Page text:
updated 6/27/2005 6:53:40 PM ET 2005-06-27T22:53:40

Verizon Wireless is bringing broadband Internet service to 15 more markets, for a total of more than 50, extending its lead over Cingular Wireless and Sprint Corp. in delivering faster data transfers to laptop and cell phone users.

The expansion of the Verizon data network, which can make mobile workers more productive and which fuels such new services as video on cell phones, includes Seattle, St. Louis, Cleveland and the Long Island suburbs of New York City.

The announcement comes amid mounting speculation about possible snags in the launch of the same technology by Sprint and the further deployment of a similar service by Cingular.

Verizon's rivals both maintain they're on track with their wireless broadband strategies despite some substantial merger distractions.

Mindful of Verizon's publicity push, Sprint told The Associated Press on Monday that rather than waiting to launch its EV-DO technology across entire markets, it may start offering services in "dense business corridors" and airports in certain cities by early summer.

Sprint, hustling to complete its planned merger with Nextel Communications Inc., also said its EV-DO service will be available in about 60 metropolitan areas when its national build-out is complete in early 2006.

Cingular, which is working to integrate the AT&T Wireless network and operations it acquired late last year, already sells wireless broadband using a technology called UMTS in six cities and plans to add at least 10 more markets by the end of 2005.

EV-DO and the type of UMTS that Cingular is deploying are billed as providing download speeds from 400 to 700 kilobits per second.

That's on par with entry-level DSL and cable broadband services but well shy of the speed delivered by Wi-Fi connections at many airports, coffee shops and book stores.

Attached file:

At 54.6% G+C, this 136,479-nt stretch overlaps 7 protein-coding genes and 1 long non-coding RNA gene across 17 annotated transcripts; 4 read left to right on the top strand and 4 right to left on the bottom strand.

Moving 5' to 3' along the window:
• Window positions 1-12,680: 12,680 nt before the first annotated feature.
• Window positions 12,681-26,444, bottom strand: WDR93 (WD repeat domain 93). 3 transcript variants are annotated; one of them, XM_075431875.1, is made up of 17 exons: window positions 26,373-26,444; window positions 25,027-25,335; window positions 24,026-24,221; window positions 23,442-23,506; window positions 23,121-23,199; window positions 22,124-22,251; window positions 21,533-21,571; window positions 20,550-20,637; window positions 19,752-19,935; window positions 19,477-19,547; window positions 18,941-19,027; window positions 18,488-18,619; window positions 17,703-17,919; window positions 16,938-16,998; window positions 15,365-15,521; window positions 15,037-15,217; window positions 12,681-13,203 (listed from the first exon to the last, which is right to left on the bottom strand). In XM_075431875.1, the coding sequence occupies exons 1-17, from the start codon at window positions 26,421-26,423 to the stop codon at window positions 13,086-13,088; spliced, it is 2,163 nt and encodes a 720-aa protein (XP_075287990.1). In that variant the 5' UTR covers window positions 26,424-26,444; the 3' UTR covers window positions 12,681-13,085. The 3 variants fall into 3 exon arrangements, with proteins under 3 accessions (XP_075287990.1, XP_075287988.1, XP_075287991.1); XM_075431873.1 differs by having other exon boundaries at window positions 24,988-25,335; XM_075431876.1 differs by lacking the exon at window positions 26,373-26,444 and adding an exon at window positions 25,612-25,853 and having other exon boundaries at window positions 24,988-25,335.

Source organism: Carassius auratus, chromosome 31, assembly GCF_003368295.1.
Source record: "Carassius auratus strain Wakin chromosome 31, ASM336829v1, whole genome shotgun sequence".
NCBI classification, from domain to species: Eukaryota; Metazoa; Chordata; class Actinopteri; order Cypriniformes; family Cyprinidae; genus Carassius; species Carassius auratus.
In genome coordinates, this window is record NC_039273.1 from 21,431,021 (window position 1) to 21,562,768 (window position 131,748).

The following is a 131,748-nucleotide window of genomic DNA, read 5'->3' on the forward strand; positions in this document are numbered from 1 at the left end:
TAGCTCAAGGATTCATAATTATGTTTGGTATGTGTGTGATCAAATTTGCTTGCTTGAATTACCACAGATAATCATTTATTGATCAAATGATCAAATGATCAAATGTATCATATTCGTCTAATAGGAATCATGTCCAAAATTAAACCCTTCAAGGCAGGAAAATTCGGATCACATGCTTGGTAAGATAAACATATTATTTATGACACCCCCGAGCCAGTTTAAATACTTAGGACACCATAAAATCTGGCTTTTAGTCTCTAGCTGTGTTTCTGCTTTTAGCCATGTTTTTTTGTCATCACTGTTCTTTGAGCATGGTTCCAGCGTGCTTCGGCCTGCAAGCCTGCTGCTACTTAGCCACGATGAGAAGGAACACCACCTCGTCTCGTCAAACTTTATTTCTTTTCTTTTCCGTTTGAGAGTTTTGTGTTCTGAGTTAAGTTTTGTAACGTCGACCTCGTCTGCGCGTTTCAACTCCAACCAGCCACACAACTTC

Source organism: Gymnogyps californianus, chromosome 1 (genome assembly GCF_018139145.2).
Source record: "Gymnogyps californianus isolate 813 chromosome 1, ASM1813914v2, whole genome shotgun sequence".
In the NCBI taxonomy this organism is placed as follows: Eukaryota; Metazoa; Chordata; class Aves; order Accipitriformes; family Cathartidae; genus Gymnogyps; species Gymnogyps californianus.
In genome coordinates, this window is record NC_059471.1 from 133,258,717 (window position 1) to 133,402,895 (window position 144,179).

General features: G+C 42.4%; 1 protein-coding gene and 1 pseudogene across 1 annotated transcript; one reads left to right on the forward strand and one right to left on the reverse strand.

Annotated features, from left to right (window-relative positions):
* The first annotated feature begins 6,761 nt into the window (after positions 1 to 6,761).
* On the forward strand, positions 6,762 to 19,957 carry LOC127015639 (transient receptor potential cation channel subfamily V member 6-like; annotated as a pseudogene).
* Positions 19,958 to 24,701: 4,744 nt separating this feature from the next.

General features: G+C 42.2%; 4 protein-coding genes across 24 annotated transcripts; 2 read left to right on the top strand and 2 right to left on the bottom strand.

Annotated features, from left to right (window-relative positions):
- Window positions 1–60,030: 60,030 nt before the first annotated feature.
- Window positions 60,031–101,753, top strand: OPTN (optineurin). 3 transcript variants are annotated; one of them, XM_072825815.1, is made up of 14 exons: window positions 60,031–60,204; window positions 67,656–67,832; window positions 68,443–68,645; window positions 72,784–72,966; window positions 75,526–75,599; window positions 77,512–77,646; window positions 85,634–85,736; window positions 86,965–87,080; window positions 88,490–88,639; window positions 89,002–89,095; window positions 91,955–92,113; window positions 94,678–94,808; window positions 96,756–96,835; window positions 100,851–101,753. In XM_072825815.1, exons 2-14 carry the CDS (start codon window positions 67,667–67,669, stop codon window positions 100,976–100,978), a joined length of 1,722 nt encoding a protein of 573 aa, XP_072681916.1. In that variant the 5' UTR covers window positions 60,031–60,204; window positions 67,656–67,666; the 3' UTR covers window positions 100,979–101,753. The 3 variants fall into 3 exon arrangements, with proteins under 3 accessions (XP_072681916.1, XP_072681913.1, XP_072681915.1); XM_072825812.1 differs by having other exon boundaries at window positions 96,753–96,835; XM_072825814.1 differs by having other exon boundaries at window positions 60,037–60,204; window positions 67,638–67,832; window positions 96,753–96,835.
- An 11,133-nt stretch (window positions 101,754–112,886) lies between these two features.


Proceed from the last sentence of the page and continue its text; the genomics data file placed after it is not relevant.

But despite the slower speed, EV-DO and UMTS give users the flexibility of being to go online wherever there's a cellular signal. A Wi-Fi signal typically carries only a few hundred feet.

Wireless companies view mobile Internet access as one of more promising opportunities in an industry where price wars are weighing on revenues from phone calls and nearly two thirds of the nation's people are already signed up as customers.

Verizon, a joint venture between Verizon Communications Inc. and Vodafone Group PLC, charges laptop $80 per month for unlimited Internet access. For cell phones, Verizon's multimedia VCAST service costs $15 per month for unlimited use, not including fees for premium content such as music videos and 3-D video games.

The Verizon service is now available in 13 of the 15 new markets: Akron, Ohio; Athens, Ga.; Beaumont, Texas; Cleveland, Ohio; Indianapolis; Lake Charles, La.; Nassau and Suffolk, N.Y.; New London, Conn.; Portland, Ore.; Richmond, Va.; St. Louis; San Antonio; Seattle. The service will be turned on in Rochester and Syracuse, N.Y. on July 11.

As part of the latest rollout, Verizon is also adding service at airports in four more markets: Minneapolis-St. Paul in Minnesota, and Oakland, San Francisco and San Jose in California.

© 2012 The Associated Press. All rights reserved. This material may not be published, broadcast, rewritten or redistributed.

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